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Green Cards

Green Cards

Green Cards in the United States
Our mission is to help you or a family member obtain your United States Green Card from the U.S. government so you can live and work in the United States and/or keep your family together. You may also view our family based visas page for married visas or our fiance visas page.

United States Immigration Law Attorney For Green Cards
Our experienced immigration law firm and immigration attorney serve the entire United States in effectively getting family based, employment based, and business based green cards.

Free Green Card Consultation
If you’re not sure you’re eligible for a green card or are ready to apply, if you’re an employer looking to hire persons from outside the U.S., we can help you wherever you are in the United States from our South Carolina office. Contact our office to schedule a consultation before you request a green card.

What You Should Know About Green Cards From The United States
There are several types of green cards available to eligible foreign nationals who wish to emigrate to the United States:

A person can become a permanent resident if he/she has a relative who is a U.S. citizen or is a legal permanent resident green card holder. There are two categories of obtaining a green card through a relative: limited and unlimited.

Unlimited Family Sponsored Immigration
Immediate relatives of U.S. citizens do not have to wait in “line” for a visa number; the only requirement is an approved visa petition from United States Citizen and Immigration Services (USCIS).

Immediate relatives are:
1. Spouses of U.S. citizens
2. Minor Children (under 21) of U.S. citizens
3. Parents of U.S. citizens (if the U.S. citizen is over 21)

Limited Family Sponsored Immigration
Relatives of U.S. citizens or legal permanent residents must wait in “line” for an immigrant visa to become available.

The preference categories for visa numbers are as follows:
First Preference: Unmarried sons and daughters of U.S. citizens.
Second Preference: Spouses and unmarried children of legal permanent residents.
Third Preference: Married sons and daughters of U.S. citizens.
Fourth Preference: Sons and daughters of U.S. citizens.
Derivative Beneficiaries: The spouse or children of the principal individual under the family sponsored preferences.

Please also see the Visa bulletin, which indicates if an immigrant visa for your category is available.

An employer may sponsor an immigrant worker to come to the United States to work under a United States Green Card. Sponsoring employers needs to file a labor certification with the Department of Labor. Labor certifications are prepared and filed through a program called PERM.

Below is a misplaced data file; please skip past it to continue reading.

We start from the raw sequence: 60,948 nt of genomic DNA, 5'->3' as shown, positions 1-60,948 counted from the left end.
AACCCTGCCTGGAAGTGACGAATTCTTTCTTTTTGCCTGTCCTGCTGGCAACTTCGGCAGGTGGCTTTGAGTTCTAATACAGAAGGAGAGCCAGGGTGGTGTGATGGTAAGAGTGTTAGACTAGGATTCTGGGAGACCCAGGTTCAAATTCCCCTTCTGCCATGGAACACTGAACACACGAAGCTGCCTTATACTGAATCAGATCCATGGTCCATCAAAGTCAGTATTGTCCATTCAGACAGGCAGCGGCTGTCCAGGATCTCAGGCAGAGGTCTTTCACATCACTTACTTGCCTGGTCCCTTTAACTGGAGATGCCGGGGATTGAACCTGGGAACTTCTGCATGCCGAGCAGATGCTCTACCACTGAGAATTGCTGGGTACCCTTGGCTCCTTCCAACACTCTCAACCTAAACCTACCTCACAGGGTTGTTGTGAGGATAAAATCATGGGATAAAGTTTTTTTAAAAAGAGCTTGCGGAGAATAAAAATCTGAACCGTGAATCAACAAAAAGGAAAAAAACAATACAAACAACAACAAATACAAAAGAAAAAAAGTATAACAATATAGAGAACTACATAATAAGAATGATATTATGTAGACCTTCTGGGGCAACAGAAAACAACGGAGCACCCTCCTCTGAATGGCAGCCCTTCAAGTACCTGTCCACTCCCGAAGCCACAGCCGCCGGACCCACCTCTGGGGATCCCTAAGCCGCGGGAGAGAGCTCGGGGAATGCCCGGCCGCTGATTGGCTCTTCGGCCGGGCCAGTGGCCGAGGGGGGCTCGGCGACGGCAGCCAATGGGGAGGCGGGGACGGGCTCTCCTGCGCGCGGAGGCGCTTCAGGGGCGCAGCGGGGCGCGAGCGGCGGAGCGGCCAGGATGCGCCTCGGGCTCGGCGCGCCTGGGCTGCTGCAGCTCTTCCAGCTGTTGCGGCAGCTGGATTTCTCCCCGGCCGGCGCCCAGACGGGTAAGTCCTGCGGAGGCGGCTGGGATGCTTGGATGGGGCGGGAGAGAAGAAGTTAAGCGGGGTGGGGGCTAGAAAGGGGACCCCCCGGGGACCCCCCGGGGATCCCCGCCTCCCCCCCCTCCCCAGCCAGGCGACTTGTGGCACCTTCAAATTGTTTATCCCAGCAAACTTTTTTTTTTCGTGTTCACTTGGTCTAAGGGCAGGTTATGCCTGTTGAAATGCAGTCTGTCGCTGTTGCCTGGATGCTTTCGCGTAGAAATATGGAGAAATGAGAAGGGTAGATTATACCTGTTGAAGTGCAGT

The U.S. Department of Labor will approve a labor certification only if the employer can show:
1. That there are not enough U.S. workers who are able, willing, qualified, and available in the geographic area where the immigrant is to be employed and
2. That the immigrant worker will not displace any American workers. Evidence typically includes job postings, as well as training programs.

See also business based green cards below.

Once labor certification is approved, the employer can file Form I-140, Immigrant Petition for Alien Worker. In some cases, the immigrant petition Form I-140 may be filed at the same time as Form I-485, Adjustment of Status.
Once the immigrant worker is issued an immigrant visa number he/she can pursue a Green Card.
If the applicant is in the U.S., he/she can then apply for an adjustment of status.
If the applicant is outside the U.S. the applicant can apply for consular processing.

Several immigrant categories also exist for highly skilled workers, those with extraordinary ability in certain professions, and investors or entrepreneurs.

EB-1 Foreign Nationals of Extraordinary Ability, Outstanding Professors and Researchers and Multinational Executives and Managers
A person in this category can petition for a green card without having to go through the time-consuming labor certification process.

EB-2 Workers with Advanced Degrees or Exceptional Ability in the Sciences, Arts or Business
Visa holders in this category generally must have a job offer and the potential employer must complete the labor certification process. The labor certification involves a testing of the job market to demonstrate that the potential visa holder is not taking a job away from a U.S. worker. In cases where an individual can show that his entry is in the national interest, the job offer and labor certification requirements can be waived.

EB-3 Skilled Workers and Professionals
Visa holders in this category generally must have a job offer and the potential employer must complete the labor certification process.

EB-4 Special Immigrant Visas for Religious Workers
Certain religious workers are eligible for U.S. legal permanent residency and green cards.

EB-5 Investor/Employment Creation Visas
Per year, 10,000 visas are set aside for alien investors who are ready and willing to invest in a new commercial enterprise. They must create employment for ten U.S. workers.